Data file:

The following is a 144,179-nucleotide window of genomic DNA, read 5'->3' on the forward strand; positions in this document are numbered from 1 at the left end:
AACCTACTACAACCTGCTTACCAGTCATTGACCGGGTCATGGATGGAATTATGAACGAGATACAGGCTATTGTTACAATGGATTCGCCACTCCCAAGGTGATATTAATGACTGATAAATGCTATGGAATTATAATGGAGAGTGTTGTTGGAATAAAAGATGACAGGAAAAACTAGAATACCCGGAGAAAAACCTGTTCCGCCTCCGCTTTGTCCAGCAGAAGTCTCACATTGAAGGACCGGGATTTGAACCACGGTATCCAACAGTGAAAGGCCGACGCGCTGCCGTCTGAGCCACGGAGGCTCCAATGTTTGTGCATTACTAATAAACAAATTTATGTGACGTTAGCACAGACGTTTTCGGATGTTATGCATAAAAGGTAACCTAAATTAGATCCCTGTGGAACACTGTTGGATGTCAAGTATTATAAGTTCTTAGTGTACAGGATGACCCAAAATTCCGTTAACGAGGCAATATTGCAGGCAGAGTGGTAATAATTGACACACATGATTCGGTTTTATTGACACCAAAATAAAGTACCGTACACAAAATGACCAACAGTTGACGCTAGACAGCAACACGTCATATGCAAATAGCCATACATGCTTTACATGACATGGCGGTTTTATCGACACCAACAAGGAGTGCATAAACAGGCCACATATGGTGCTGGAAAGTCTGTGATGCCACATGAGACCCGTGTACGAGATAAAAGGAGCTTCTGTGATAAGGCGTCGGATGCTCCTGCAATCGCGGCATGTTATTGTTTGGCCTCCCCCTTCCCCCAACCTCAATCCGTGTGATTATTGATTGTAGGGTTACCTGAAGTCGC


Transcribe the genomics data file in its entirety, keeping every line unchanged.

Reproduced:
The following is a 144,179-nucleotide window of genomic DNA, read 5'->3' on the forward strand; positions in this document are numbered from 1 at the left end:
AACCTACTACAACCTGCTTACCAGTCATTGACCGGGTCATGGATGGAATTATGAACGAGATACAGGCTATTGTTACAATGGATTCGCCACTCCCAAGGTGATATTAATGACTGATAAATGCTATGGAATTATAATGGAGAGTGTTGTTGGAATAAAAGATGACAGGAAAAACTAGAATACCCGGAGAAAAACCTGTTCCGCCTCCGCTTTGTCCAGCAGAAGTCTCACATTGAAGGACCGGGATTTGAACCACGGTATCCAACAGTGAAAGGCCGACGCGCTGCCGTCTGAGCCACGGAGGCTCCAATGTTTGTGCATTACTAATAAACAAATTTATGTGACGTTAGCACAGACGTTTTCGGATGTTATGCATAAAAGGTAACCTAAATTAGATCCCTGTGGAACACTGTTGGATGTCAAGTATTATAAGTTCTTAGTGTACAGGATGACCCAAAATTCCGTTAACGAGGCAATATTGCAGGCAGAGTGGTAATAATTGACACACATGATTCGGTTTTATTGACACCAAAATAAAGTACCGTACACAAAATGACCAACAGTTGACGCTAGACAGCAACACGTCATATGCAAATAGCCATACATGCTTTACATGACATGGCGGTTTTATCGACACCAACAAGGAGTGCATAAACAGGCCACATATGGTGCTGGAAAGTCTGTGATGCCACATGAGACCCGTGTACGAGATAAAAGGAGCTTCTGTGATAAGGCGTCGGATGCTCCTGCAATCGCGGCATGTTATTGTTTGGCCTCCCCCTTCCCCCAACCTCAATCCGTGTGATTATTGATTGTAGGGTTACCTGAAGTCGC